Looking at Lockdowns
On Sept. 17, the San Diego Unified School District (SDUSD) faced an unprecedented safety situation when 10 San Diego high schools (including La Jolla High) received phoned-in threats of a suspicious device or shooter on campus. Each of the 10 campuses went to lockdown for the early part of that day.
Law enforcement officials searched each school and although nothing dangerous was discovered, an investigation into the calls is ongoing. The results will be reported as soon as they are available.
“What we experienced that day was unprecedented and highly unusual,” said Linda Zintz, SDUSD communications director. “We have never had 10 schools go on lockdown at the same time for that amount of time.”
During a lockdown, all school doors and windows are locked; all students and staff remain in their classrooms or offices; no one is permitted to leave and no one — including parents — is allowed on campus. Additional details about lockdown protocol could not be revealed for student safety reasons.
“It’s not unusual for schools to go on lockdown during an emergency or as a precaution due to police activity in the area,” she said. “It can happen fairly routinely, but these lockdowns last half an hour or less.” The lockdowns in the September incident went on for a few hours.
To inform parents of a lockdown, a robotic system using a recorded message calls those who’ve registered their phone numbers with the school, and an e-mail can also be sent. The system is also used to contact parents whose students have been absent for several days, or if there is a school event. In an emergency, both messages explain the nature of the situation, when the school is placed on lockdown, whether law enforcement is on campus, and typically, tells parents not to pick up their children. When the lockdown is lifted, parents are also notified.
During the 10-school lockdown situation, La Jolla High was placed on lockdown around 11:30 a.m. and it was lifted around 1 p.m. because the lockdown was lifted before the end of the school day, the district requested parents wait until the regular time to pick up their children. Should a lockdown remain until past the end of the school day, the district notifies parents of pickup procedures.
Additionally, the district relies on social media to post updates. “Our Twitter account is another great tool we use to get information out,” Zintz said. “communication and keeping people informed is key in these situations, so we have certainly taken advantage of social media technology and parents follow us (on our Twitter handle @sdschools).”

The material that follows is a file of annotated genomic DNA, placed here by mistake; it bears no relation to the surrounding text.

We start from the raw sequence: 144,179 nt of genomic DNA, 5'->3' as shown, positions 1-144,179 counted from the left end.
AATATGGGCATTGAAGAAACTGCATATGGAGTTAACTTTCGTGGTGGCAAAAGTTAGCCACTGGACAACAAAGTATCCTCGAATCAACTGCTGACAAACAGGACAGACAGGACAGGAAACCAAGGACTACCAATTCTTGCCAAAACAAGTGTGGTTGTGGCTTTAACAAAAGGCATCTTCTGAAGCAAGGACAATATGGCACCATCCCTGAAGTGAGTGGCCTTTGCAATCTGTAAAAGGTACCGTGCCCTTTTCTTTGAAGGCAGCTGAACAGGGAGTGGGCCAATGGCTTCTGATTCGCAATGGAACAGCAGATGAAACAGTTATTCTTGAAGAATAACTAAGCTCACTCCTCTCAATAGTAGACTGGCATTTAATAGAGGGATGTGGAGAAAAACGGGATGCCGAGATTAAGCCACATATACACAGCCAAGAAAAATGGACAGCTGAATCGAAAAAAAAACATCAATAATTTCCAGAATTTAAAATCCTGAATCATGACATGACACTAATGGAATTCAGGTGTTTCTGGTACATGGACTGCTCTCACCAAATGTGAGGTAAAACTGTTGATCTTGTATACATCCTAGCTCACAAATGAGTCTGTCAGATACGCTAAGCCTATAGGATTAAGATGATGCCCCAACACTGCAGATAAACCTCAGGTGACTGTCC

Although use of cell phones is discouraged during a school day, Zintz said the district “does not discourage or encourage” students texting their parents to let them know they are safe during a lockdown. “A lot of children have cell phones and text their parents, and both find it reassuring,” she said.
The greatest challenge is parents wanting to come to school to pick up their children, which is not allowed during a lockdown. “The reason children are locked in at school is because there is a sense their safety is in jeopardy,” Zintz said. “Parent present on campus could put them in harm’s way, too, and we want everyone to be safe. I know how hard it is not to come and try to get your children, but nothing will be accomplished by coming to the campus.”
La Jolla High School principal chuck Podhorsky said he is empathetic to parents’ worries and has experienced an emergency situation at his daughter’s elementary school. “It’s an anxious time for parents, but as administrators, our job is to keep every child safe. During the (Sept. 17) lockdown here, everyone did a great job.”
Thankfully, at La Jolla High School, parents adhered to school protocol. “We felt greatly supported,” Podhorsky continued. “The parent response was very respectful. Our PTA did a great job stepping up to make sure the classrooms had water and snacks. We are very fortunate to have great parents.”
Following the lockdown, Podhorsky said he held a meeting with parents to get their thoughts on how the situation was handled to see how they could improve their approach in the future.
■ Parents are asked to remain calm while school and local authorities manage the situation.
■ Parents cannot pick up their children during a lockdown nor come on campus. If it appears the lockdown will last for an extended period of time, or go beyond dismissal time, school staff will notify parents by phone or e-mail. Students will not be allowed to leave until recommended by the appropriate authorities.
■ Parents may be required to pick children up from school or another designated safe area, once it is determined safe to do so. Parents may be required to present identification.
■ The reunification location will be given to parents over the phone if possible, and will be publicized to the media. School officials will also work with the district’s transportation department regarding bus transport.